For the Dallas-Fort Worth Metroplex, growth is not a foreign concept. In 1980, SMU was beginning its most successful era in the school’s athletic history; the Dallas Cowboys played their games in Texas Stadium; and the population of the metro area was estimated to be only 2.8 Million people.
Fast forward to today, DFW has close to 6.5 million people in its metropolitan area and by some estimates, including those by the North Central Texas Council of Governments (NCTCOG), is projected to grow by more than 4 million more people, to 10.6 million by 2040. In 2015, one study estimates that DFW had an economy exceeding $464.7 billion which is expected to grow to $491.4 billion by 2016. This is a larger economy than most countries.
Hyper growth urban density growth rarely happens this quickly. It’s no surprise that since the Great Recession of 2008, Dallas has been at the forefront of job growth and the recovery, and it’s of little surprise to many who have spent their lives in the Metroplex that Dallas has become one of the most vibrant cities in North America.
Dallas has more than 65,000 businesses and 269 corporate headquarters that each employs more than 1,000 people globally, and those numbers continue to grow. Leading Dallas headquarters include AT&T, MoneyGram, Southwest Airlines, Comerica, Tenet Healthcare, Brinker International, Texas Instruments, Neiman Marcus and Dean Foods. With new business headquarters coming online in 2016/2017 like State Farm, Chase Bank, Toyota, the new Dallas Cowboys mixed-use campus, and Frisco’s 5-Billion Dollar Mile, Dallas is not only attracting the world’s best employees, but also some of the world’s best companies.
There’s no better place to identify this paradigm shift than in Dallas’ Central Business District – the urban core of the city, which has lagged the city’s growth for years. Buildings that have been vacant for years, doomed by the lack of attention given to downtown, are suddenly being acquired by real estate investors from across the globe sparking an unprecedented urban infill revitalization that Dallas has never seen. It’s come a long way since the 1990s when there were fewer than 1,000 residential units in Dallas’ CBD. Now, more than 8,200 people live in the core of downtown Dallas. (The city’s 15 downtown districts, which include Uptown, are home to a total of about 40,000 people.) Occupancy of residential space in the urban core is at a strong 94 percent. Multifamily developers have taken notice too, with a total of 3,150 apartments and lofts under construction currently.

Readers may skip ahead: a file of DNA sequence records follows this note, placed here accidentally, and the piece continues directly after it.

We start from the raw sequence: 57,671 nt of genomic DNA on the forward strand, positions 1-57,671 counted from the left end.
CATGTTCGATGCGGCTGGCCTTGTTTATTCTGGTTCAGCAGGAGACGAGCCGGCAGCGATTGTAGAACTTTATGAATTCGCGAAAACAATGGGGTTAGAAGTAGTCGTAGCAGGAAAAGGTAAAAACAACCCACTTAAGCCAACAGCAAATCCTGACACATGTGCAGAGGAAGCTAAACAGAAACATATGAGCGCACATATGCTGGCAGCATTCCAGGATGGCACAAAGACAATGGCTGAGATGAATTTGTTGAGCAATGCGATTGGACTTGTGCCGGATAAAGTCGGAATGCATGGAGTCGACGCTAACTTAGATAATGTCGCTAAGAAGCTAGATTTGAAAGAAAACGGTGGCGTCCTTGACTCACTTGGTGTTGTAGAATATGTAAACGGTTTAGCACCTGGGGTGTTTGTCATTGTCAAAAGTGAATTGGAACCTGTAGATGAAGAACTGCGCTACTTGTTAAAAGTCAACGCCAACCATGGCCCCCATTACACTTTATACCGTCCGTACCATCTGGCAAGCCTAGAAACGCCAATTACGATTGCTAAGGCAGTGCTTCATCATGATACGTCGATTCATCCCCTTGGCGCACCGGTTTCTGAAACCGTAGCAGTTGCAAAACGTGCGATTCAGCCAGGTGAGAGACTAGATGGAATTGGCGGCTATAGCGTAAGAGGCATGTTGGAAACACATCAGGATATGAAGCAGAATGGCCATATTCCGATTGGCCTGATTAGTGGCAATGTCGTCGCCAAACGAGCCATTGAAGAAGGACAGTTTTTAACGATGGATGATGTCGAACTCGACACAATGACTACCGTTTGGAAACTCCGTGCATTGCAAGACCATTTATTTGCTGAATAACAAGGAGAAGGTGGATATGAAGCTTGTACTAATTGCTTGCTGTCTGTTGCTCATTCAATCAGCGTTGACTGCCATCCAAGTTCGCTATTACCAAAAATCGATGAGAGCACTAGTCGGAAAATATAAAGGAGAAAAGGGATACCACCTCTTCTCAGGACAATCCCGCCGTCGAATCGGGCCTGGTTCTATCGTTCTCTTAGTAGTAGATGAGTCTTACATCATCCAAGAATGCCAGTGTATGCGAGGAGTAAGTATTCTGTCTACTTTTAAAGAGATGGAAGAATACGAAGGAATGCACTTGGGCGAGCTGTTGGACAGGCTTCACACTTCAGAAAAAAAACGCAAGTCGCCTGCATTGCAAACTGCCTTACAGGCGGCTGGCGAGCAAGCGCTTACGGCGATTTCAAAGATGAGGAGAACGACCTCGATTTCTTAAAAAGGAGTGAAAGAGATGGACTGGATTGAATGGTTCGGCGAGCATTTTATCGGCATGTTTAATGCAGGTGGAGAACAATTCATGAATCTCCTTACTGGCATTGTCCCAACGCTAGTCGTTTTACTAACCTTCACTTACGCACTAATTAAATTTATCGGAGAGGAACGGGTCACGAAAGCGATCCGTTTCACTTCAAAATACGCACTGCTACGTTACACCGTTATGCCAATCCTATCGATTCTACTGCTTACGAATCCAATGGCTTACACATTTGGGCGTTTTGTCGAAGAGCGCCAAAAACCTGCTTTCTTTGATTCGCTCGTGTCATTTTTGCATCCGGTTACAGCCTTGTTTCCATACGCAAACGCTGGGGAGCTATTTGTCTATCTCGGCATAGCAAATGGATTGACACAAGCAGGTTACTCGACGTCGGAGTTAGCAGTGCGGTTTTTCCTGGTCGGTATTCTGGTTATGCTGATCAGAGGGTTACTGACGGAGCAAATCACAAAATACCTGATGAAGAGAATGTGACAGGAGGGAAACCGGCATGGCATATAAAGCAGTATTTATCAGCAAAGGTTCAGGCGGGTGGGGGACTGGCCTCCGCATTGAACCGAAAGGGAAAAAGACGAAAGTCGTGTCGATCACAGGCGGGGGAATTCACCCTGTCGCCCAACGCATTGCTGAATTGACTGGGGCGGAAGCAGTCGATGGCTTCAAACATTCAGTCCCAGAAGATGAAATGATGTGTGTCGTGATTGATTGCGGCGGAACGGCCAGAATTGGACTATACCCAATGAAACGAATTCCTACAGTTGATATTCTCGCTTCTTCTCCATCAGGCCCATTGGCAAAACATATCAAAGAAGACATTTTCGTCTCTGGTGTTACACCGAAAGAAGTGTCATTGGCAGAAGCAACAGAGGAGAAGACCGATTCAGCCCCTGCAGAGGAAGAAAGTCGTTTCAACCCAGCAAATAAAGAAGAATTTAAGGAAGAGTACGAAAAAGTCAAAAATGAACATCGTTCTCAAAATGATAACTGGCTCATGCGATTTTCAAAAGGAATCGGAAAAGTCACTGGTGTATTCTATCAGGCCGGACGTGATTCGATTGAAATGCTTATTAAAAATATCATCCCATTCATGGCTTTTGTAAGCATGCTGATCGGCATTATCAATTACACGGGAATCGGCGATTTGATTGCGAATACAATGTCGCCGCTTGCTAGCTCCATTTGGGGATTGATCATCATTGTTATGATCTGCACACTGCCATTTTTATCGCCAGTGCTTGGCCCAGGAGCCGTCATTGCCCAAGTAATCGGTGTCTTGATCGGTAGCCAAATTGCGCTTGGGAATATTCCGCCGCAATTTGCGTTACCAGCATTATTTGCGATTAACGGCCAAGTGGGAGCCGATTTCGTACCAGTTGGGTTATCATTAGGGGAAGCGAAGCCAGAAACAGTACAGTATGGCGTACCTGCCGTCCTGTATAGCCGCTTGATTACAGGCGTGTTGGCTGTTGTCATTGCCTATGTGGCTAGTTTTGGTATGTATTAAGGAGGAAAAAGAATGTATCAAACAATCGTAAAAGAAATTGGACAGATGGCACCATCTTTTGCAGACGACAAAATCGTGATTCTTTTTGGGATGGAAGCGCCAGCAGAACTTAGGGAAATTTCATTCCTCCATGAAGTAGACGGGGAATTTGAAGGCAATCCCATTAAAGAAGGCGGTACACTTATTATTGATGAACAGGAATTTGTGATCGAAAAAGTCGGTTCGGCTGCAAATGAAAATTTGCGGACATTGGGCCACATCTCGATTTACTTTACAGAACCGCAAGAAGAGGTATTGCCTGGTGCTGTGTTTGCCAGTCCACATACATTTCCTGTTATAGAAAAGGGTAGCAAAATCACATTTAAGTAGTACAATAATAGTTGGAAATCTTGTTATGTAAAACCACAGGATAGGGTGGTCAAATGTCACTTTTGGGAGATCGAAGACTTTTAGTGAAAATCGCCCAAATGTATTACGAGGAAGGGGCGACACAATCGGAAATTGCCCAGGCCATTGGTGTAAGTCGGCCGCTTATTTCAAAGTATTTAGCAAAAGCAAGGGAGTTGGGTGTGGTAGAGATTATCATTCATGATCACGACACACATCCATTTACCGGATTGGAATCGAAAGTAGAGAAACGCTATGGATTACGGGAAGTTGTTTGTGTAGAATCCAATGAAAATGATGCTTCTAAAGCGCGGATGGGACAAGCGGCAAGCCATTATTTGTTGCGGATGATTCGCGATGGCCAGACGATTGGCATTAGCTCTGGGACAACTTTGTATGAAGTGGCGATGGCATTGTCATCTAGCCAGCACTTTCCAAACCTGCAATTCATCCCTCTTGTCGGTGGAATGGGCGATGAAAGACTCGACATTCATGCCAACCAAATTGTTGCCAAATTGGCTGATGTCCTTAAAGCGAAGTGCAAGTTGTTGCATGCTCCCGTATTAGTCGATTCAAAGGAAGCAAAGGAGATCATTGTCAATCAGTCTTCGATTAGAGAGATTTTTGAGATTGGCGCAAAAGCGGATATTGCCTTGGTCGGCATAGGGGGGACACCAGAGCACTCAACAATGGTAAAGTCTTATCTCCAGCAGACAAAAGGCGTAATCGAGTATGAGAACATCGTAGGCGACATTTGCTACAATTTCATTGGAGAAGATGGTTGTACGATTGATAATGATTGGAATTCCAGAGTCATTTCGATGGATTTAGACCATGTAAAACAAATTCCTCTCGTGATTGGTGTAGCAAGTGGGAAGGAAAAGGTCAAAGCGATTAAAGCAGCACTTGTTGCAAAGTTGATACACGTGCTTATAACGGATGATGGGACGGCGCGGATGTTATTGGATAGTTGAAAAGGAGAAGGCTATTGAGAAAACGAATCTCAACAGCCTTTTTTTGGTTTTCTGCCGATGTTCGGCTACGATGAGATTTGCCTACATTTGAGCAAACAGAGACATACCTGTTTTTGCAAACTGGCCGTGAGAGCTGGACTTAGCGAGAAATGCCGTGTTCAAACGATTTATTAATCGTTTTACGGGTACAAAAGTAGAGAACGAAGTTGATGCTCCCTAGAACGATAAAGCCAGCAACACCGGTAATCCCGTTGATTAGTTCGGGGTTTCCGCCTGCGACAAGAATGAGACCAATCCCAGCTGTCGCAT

Phil Puckett, of CBRE, has commented on the revitalization of Dallas CBD: “Millions of dollars are being spent to convert old and vacant office towers to multifamily residential or hotels. In the first quarter of 2015, CBRE deleted approximately 3 million square feet from its downtown office inventory due to redevelopment. For the first time in my career, downtown truly is becoming a live-work-play environment.”
The twin cities aspect of the North Texas region is obvious to most, but less known is the fact that Fort Worth is also among the 20 largest U.S. cities. The Dallas-Fort Worth metropolitan area has four cities with a population greater than 250,000, and 14 cities with a population of at least 100,000; the region has three times as many large suburban cities (12) as Houston, Austin, and San Antonio combined (4).
Very quickly, you realize that “Dallas” is more than just Dallas, but a region with two major cities surrounded by large and growing suburban cities that have, over time, developed individual characteristics, leadership, evolving neighborhoods, world-class amenities, and critical mass to support corporate locations, new development, and changing lifestyles.
Metropolitan Capital Advisors is a 24-year-old finance intermediary headquartered in Dallas, Texas. Senior Directors have extensive experience in advising our clients on projects in and around the DFW area. The author, Kevan McCormack, is a Senior Director at Metropolitan Capital Advisors. He can be reached at firstname.lastname@example.org or by calling our Dallas Office at (972) 267-0600.